Beyond Left and Right Field
Message from the Executive Director
By Bruce Coons
Photo Bruce Coons
With the opening of the new Padres Ball Park it is a good time to evaluate how the landmark preservation agreement between SOHO, the National Trust, HRB, the Padres, CCDC and the City has worked out so far. As you will remember, this unprecedented, legally binding agreement called for the preservation of eleven historic buildings. It also created design guidelines for new in-fill construction and specific treatments for the historic buildings, required reconstruction of Station "A", required nomination of the area as a historic district, and created a Preservation Advisory Group to oversee the implementation of the agreement.
Those of you who have attended games at the new ballpark can attest to the fact that the Western Metal Supply building is certainly the centerpiece and focal point of this project. From the stands you can see nine of the historic buildings affected by the agreement and the site on which the once and future Station "A" will rise again. I am very pleased to see all of these buildings still here, exuding their character and ambience amid all the new construction and lending depth and interest to our downtown. It is especially poignant to see them, as all of these buildings were threatened with destruction just a few years ago.
As for the agreement, the Padres organization has more than lived up to their promises in this ongoing process. Their commitment has been maintained through personnel changes and numerous pressures from the many forces surrounding the ballpark issues. The treatment plan for the Western Metal building is more than 95% complete, and it is just waiting for tenant improvements to be 100% finished. The Showley Brothers Candy Factory has been moved to its prominent new location on the edge of the "Park at the Park" and is waiting its turn to have its treatment plan implemented. The plan calls for a full exterior restoration. The move of the building was one of the largest of its type ever to have occurred in the United States. The historic survey has been completed and the nomination of the historic district is nearing completion for submission to the HRB.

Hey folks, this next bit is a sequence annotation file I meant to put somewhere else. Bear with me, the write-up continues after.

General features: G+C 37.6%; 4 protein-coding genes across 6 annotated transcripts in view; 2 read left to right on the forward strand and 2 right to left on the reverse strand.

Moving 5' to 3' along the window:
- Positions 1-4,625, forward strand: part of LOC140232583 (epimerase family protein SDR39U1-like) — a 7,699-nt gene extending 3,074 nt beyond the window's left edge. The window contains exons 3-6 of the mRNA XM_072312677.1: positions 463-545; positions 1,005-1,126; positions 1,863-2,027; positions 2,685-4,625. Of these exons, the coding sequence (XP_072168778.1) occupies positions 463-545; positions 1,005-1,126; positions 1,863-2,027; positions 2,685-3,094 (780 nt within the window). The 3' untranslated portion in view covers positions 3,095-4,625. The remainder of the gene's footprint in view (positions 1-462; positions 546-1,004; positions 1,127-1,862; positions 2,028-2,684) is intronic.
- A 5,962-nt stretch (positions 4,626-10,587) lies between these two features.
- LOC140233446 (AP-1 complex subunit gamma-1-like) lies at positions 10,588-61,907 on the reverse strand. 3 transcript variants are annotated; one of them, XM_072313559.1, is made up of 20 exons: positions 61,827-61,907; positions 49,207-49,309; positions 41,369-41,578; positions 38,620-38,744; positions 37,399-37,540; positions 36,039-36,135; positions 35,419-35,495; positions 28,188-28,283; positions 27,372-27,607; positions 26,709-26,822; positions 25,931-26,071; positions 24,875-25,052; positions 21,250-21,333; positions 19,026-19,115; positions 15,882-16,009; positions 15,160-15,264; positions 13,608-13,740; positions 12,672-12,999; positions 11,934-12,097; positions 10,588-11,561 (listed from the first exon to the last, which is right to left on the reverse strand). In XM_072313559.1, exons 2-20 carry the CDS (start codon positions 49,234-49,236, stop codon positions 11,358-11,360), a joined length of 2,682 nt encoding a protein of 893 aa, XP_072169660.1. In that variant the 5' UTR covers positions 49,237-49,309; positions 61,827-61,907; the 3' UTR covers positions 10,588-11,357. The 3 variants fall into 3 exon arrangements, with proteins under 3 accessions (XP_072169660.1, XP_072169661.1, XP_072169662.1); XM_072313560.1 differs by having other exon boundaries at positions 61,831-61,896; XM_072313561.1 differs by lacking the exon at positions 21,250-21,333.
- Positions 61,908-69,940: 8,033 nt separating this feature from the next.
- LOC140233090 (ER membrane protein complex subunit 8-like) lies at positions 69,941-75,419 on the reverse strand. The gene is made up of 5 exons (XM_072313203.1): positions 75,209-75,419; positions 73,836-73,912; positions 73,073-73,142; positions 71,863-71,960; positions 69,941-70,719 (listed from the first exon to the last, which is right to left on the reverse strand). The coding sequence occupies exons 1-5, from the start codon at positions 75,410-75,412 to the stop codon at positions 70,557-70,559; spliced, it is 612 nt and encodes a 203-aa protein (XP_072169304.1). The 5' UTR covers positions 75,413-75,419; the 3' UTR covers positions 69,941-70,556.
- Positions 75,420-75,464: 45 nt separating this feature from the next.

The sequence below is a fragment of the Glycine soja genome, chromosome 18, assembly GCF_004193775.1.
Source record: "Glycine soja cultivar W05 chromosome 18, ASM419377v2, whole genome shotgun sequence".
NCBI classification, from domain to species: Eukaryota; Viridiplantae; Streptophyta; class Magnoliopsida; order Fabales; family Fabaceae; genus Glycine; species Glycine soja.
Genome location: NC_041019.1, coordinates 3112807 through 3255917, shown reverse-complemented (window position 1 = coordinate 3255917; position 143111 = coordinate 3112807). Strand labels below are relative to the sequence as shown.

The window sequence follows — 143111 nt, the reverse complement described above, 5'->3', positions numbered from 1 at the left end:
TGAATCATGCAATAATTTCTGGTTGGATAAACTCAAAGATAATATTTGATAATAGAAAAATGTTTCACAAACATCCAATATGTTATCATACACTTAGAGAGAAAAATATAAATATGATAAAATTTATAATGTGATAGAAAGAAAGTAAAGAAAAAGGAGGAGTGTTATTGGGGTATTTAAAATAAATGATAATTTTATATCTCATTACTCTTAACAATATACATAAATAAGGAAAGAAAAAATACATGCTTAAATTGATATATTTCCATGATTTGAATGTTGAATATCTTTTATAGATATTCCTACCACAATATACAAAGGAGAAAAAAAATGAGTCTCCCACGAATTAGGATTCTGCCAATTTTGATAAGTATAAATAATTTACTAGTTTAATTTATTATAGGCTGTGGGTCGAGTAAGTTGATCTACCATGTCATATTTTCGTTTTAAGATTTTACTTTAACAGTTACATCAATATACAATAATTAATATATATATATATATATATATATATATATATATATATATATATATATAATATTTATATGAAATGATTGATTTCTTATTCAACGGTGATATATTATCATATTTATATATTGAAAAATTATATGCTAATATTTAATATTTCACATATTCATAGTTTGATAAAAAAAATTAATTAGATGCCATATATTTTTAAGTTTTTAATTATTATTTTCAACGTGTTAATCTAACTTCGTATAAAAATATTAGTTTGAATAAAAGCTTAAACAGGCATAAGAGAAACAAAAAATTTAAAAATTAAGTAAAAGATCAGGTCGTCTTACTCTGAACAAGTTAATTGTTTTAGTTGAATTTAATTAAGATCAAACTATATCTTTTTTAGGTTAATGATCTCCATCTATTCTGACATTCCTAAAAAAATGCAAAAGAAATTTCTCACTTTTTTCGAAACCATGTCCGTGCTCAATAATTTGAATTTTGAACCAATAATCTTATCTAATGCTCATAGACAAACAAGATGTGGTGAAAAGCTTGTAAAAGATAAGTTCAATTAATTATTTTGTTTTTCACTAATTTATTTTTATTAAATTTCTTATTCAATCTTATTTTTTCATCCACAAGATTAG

The Preservation Advisory Group meets regularly to review the plans for the rest of the buildings and all other items related to the agreement. It may come as a surprise to some of you that the Padres have been completely honest in all of their dealings with us, even early on when we had severe disagreements.
In the beginning, we had many expectations and hopes related to this agreement. Some of these, given past history, we had no real reason to expect would happen in San Diego. They were still worth a try. For example, one would expect that when reasonable people adopt the concept that incorporating historic buildings into a development is a good thing, reasonable efforts would be made to preserve those buildings' historic character. It was better than that. The same professionals who once opposed the imposition of design guidelines for the new infill construction ended up creating a set of guidelines which, with minor changes, were compatible with the historic buildings.
For San Diego, this agreement between preservationists, city officials and developers has fostered much cooperation in other areas too many to enumerate here. The gains in perceived credibility and respect for all concerned cannot be underestimated and reflect positively on all the participants. Is it all a bed of roses? Not quite. There are major problems with the private owner of Rosario Hall that may lead to litigation, and now that Walter Rask has departed CCDC we may have a loss of momentum and commitment to the agreement. All and all this agreement has been very very good for historic preservation in San Diego. Good for the City now and in the future and good for the Padres too.
The ballpark itself turned out to be more beautiful that I thought it would, and from what I've heard, probably more beautiful than anyone else thought except maybe the architect Antoine Predock. Everyone involved agrees the project is significantly better due to incorporation of the historic buildings and other elements of the agreement.
Has the character of San Diego been irrevocably changed? Absolutely. Did we preserve a very significant portion of our past for the future in the largest preservation agreement in San Diego history? Beyond doubt. How is this all going to play out and what will future generations think about what we have done? Only time will tell. Maybe the ballpark will be the subject of a preservation effort 50 years from now. It could happen.
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